over a month now

It is actually approaching six weeks (on Friday) since we picked up the new kiddos. WOW! It kind of feels like business as usual around here now. The exhaustion and emotion subsided long ago. It’s really really good. Working with DFS has actually been really great (knock on wood). Our opinion seems to be respected. And all the people on our Child/Family Team support our decisions. The kids’ caseworker is very matter-of-fact, which is how we like it. We are treated like big kids! The children’s psychologist is leaving the department…*tear, tear* we love Mr. D. But we are happy for him to explore a new path in the psych world.We got a bit of good news today. Of course, nothing is for sure until papers are signed at our adoption hearing. However, things are looking better and better for our family. 🙂 We’ll know “for sure” in another month or so.

Annie has recently started seeking me out for hugs and kisses and ‘i love yous’ initiated solely by her. That is huge. She is also in a new “I know you love me enough that I can be bad” phase. It is pretty funny to watch. And she has gotten pretty attached to her time-out spot on the wall this week. We are hoping this phase is completed as quickly as the other attachment phases were. Regardless, she is adorable. And her bad is other kids’ good….so we’ll take it. Plus, she’s three so I know some of it is totally normal. I have taught her how to put herself down for naps and for bed. That’s the best part.

Bri Bear asked me two questions yesterday–all on his own. Amazing! He is talking more and more. I still can’t get over that he came to me, called me by name, and then asked verbally what he was wondering in his head. Major breakthrough. I don’t think we’ve had a freaking out tantrum for three or four weeks. He’s only three, one on the hike, and two in his room. Oh wait, he did have a problem last week, but he had been really sick with cold sores covering his entire mouth. He wasn’t able to talk at all for a few days while they healed so he was super frustrated. I let that tantrum go more easily than the others. 🙂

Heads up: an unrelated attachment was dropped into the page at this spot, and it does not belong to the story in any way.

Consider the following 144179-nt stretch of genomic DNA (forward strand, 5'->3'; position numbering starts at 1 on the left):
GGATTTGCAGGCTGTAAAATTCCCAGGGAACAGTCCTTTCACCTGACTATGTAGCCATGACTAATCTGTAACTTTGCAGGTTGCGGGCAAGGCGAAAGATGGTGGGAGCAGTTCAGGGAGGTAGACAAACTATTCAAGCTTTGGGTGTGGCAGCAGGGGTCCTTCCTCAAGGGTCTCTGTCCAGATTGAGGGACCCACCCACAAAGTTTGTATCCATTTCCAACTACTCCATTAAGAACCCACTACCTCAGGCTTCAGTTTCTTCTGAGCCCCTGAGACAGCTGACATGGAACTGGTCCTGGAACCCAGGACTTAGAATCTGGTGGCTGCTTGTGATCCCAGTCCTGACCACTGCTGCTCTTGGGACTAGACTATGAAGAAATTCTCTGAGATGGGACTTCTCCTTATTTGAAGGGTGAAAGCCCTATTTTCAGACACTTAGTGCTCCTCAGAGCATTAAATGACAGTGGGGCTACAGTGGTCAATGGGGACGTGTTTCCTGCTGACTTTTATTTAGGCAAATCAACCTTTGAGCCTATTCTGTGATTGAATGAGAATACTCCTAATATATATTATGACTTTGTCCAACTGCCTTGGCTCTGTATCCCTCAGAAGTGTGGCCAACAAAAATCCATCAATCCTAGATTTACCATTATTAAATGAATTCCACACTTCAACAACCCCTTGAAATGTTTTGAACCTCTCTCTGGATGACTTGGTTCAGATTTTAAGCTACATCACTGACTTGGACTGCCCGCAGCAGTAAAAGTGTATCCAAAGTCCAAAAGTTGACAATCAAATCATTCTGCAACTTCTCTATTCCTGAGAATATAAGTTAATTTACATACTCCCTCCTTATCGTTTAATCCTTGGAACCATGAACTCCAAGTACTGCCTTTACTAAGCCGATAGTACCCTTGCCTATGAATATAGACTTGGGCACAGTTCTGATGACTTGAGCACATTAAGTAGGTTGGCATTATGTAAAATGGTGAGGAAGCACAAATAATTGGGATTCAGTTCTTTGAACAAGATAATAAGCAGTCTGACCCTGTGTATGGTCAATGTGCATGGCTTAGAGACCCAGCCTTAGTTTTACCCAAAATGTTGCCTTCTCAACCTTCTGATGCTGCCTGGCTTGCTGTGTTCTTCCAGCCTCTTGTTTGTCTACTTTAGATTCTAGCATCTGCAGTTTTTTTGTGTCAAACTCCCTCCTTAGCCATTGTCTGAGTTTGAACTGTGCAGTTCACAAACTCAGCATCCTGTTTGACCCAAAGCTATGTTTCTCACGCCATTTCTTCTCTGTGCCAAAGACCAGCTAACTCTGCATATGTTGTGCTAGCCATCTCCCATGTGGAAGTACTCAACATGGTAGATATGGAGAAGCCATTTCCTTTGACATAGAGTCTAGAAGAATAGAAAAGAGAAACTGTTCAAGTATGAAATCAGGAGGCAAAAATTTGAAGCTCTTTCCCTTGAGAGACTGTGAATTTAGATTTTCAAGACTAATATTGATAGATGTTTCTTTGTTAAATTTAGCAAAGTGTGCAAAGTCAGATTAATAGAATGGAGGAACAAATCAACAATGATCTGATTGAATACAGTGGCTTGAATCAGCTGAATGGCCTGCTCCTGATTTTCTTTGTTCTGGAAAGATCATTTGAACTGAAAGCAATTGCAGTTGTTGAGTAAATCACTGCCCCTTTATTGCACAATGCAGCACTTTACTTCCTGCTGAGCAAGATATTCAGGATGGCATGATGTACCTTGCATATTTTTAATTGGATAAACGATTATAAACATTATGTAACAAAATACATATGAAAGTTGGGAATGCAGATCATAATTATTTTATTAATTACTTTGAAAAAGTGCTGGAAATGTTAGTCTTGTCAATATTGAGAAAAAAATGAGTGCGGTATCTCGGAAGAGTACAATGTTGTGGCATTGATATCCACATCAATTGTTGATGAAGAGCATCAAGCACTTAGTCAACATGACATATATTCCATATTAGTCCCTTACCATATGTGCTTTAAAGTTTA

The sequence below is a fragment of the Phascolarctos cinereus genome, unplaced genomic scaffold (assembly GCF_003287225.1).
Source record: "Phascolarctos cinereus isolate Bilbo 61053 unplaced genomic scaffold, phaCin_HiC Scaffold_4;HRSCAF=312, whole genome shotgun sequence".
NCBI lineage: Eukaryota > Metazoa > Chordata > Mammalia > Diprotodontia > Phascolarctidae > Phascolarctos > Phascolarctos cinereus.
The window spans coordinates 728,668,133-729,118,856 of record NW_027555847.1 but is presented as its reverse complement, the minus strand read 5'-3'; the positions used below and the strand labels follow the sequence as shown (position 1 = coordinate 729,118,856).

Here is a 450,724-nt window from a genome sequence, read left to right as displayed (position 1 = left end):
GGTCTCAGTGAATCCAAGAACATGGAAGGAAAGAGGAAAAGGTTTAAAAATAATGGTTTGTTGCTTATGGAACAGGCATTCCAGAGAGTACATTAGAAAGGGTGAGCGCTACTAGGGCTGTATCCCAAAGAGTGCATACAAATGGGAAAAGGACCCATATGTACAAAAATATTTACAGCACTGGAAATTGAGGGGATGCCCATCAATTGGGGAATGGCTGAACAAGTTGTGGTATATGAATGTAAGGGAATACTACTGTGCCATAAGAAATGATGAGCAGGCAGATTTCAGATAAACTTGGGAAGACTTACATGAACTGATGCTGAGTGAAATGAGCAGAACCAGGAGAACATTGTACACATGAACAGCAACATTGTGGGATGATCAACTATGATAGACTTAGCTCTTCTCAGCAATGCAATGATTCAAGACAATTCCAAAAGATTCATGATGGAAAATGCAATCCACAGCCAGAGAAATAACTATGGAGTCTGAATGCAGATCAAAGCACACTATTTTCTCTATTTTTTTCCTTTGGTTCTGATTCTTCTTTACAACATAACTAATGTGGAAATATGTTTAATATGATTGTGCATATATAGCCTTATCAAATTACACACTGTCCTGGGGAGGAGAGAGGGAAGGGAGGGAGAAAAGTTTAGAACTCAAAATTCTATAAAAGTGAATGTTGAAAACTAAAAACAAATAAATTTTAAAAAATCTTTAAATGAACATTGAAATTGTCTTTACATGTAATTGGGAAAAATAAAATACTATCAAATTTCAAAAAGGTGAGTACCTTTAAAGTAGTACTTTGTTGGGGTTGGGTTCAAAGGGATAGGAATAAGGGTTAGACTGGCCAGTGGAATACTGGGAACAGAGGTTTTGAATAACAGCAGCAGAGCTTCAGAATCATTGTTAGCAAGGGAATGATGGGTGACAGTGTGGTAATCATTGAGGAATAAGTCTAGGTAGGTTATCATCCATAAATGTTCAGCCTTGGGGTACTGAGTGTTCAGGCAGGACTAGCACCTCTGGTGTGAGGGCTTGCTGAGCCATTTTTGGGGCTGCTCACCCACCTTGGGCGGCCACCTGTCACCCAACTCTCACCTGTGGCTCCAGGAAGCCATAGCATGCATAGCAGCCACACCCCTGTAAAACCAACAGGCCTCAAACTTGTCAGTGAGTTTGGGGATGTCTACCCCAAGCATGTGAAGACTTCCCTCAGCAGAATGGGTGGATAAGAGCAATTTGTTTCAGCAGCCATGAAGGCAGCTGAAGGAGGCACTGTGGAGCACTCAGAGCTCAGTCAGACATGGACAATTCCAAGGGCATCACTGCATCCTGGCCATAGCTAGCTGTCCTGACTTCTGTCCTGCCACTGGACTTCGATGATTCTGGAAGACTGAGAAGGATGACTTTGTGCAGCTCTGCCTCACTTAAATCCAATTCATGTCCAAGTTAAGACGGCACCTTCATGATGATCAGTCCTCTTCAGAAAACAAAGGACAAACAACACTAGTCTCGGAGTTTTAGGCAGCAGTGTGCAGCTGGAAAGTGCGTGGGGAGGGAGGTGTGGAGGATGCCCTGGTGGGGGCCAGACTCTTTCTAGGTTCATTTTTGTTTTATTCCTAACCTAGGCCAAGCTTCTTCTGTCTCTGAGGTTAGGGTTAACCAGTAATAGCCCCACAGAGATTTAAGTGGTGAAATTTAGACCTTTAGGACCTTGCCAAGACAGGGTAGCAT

While Annie and Bri Bear continue to make attachment strides, Joey is having a rougher time of it. He did better in the beginning because he is used to faking it, and he is now starting to regress. Joey has never had so much expected of him, and so much given to him in terms of temporal and emotional attention. We expect a lot, and we give a lot in return. Since he has no choice but to engage in this little McFamily, he is slowly figuring out his place. And it is little stuff that he has issues with like chatting and touching in class, or not answering us the first time a question is asked, or crying instead of using his words when something is wrong. We’re not talking about smearing feces and catching cats on fire.

I am pretty sure that he was wishing all night last night that he hadn’t talked too much at school because he wasn’t allowed to speak the entire time we were out for family night. That really sucked for him, and for us, because he had been given multiple chances to shape up the last week in school. We went to hear The Desert Chorale’s Christmas concert at UNLV. The music was so good, and the kids were all really into it. But poor Joey had to just watch…arms folded the whole time. And he didn’t get a donut or hot chocolate after. *no, not the donut and hot chocolate privilege* We’ll see what today’s report looks like. 🙂

Overall, everything is really positive. It helps that we have been through it before. It really helps! FYI–none of the kids speak in Spanish at all now. Annie and Bri Bear didn’t have much language to begin with, and Joey preferred English because of school so the language barrier has been minimal. Maybe I’ll actually have a kid or two reading on grade level when they start school. Wouldn’t that be nice!


  1. Hello! Complete stranger here, from the other side of the world. I live in Australia and am a foster mum, too. I actually found your blog while searching for information on adopting siblings from Colombia, then saw that you are a foster mum (or were ;)).

    I just wanted to say how wonderful I think it is, that you have been able and willing to create boundaries, rules and consequences for children, even when they were still technically foster children. We weren’t allowed to use attachment techniques for our foster children and create appropriate consequences for their attachment behaviour and it made raising foster kids so much harder.

    Reading your posts brings tears to my eyes for both happy and sad reasons.

    Thank you for being such a wonderful family.

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